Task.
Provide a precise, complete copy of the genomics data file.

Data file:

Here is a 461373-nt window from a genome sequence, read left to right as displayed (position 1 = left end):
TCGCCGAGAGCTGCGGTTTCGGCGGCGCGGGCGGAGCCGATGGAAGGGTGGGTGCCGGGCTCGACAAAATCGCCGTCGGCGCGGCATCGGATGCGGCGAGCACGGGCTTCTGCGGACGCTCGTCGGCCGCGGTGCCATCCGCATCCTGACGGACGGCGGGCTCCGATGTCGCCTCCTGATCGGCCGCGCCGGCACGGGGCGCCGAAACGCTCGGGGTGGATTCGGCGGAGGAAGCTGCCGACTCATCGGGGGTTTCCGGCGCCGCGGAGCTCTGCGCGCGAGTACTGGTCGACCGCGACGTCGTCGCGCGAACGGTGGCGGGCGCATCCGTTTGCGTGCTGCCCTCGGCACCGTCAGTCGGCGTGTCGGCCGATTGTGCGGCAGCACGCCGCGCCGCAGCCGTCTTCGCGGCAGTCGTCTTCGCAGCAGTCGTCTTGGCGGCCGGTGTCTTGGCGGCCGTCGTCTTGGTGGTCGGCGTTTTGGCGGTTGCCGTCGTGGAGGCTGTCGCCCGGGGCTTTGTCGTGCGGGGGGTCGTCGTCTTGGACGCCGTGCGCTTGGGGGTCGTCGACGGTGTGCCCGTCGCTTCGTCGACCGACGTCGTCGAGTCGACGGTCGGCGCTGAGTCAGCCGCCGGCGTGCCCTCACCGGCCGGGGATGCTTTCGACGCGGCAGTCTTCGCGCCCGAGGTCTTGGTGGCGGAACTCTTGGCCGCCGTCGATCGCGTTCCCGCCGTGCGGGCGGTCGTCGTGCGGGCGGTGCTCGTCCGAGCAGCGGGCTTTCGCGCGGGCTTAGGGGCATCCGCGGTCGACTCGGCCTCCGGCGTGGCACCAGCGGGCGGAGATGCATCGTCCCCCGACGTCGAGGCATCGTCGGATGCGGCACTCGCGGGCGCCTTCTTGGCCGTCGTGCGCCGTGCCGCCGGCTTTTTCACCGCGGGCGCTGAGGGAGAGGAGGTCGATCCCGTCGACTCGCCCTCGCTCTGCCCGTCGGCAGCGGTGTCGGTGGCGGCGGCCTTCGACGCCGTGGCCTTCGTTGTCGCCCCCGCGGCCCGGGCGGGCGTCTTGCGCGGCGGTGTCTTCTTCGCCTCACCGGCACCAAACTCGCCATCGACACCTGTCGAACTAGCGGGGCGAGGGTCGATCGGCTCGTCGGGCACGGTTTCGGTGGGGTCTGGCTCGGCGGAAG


Here is a 461373-nt window from a genome sequence, read left to right as displayed (position 1 = left end):
TCGCCGAGAGCTGCGGTTTCGGCGGCGCGGGCGGAGCCGATGGAAGGGTGGGTGCCGGGCTCGACAAAATCGCCGTCGGCGCGGCATCGGATGCGGCGAGCACGGGCTTCTGCGGACGCTCGTCGGCCGCGGTGCCATCCGCATCCTGACGGACGGCGGGCTCCGATGTCGCCTCCTGATCGGCCGCGCCGGCACGGGGCGCCGAAACGCTCGGGGTGGATTCGGCGGAGGAAGCTGCCGACTCATCGGGGGTTTCCGGCGCCGCGGAGCTCTGCGCGCGAGTACTGGTCGACCGCGACGTCGTCGCGCGAACGGTGGCGGGCGCATCCGTTTGCGTGCTGCCCTCGGCACCGTCAGTCGGCGTGTCGGCCGATTGTGCGGCAGCACGCCGCGCCGCAGCCGTCTTCGCGGCAGTCGTCTTCGCAGCAGTCGTCTTGGCGGCCGGTGTCTTGGCGGCCGTCGTCTTGGTGGTCGGCGTTTTGGCGGTTGCCGTCGTGGAGGCTGTCGCCCGGGGCTTTGTCGTGCGGGGGGTCGTCGTCTTGGACGCCGTGCGCTTGGGGGTCGTCGACGGTGTGCCCGTCGCTTCGTCGACCGACGTCGTCGAGTCGACGGTCGGCGCTGAGTCAGCCGCCGGCGTGCCCTCACCGGCCGGGGATGCTTTCGACGCGGCAGTCTTCGCGCCCGAGGTCTTGGTGGCGGAACTCTTGGCCGCCGTCGATCGCGTTCCCGCCGTGCGGGCGGTCGTCGTGCGGGCGGTGCTCGTCCGAGCAGCGGGCTTTCGCGCGGGCTTAGGGGCATCCGCGGTCGACTCGGCCTCCGGCGTGGCACCAGCGGGCGGAGATGCATCGTCCCCCGACGTCGAGGCATCGTCGGATGCGGCACTCGCGGGCGCCTTCTTGGCCGTCGTGCGCCGTGCCGCCGGCTTTTTCACCGCGGGCGCTGAGGGAGAGGAGGTCGATCCCGTCGACTCGCCCTCGCTCTGCCCGTCGGCAGCGGTGTCGGTGGCGGCGGCCTTCGACGCCGTGGCCTTCGTTGTCGCCCCCGCGGCCCGGGCGGGCGTCTTGCGCGGCGGTGTCTTCTTCGCCTCACCGGCACCAAACTCGCCATCGACACCTGTCGAACTAGCGGGGCGAGGGTCGATCGGCTCGTCGGGCACGGTTTCGGTGGGGTCTGGCTCGGCGGAAG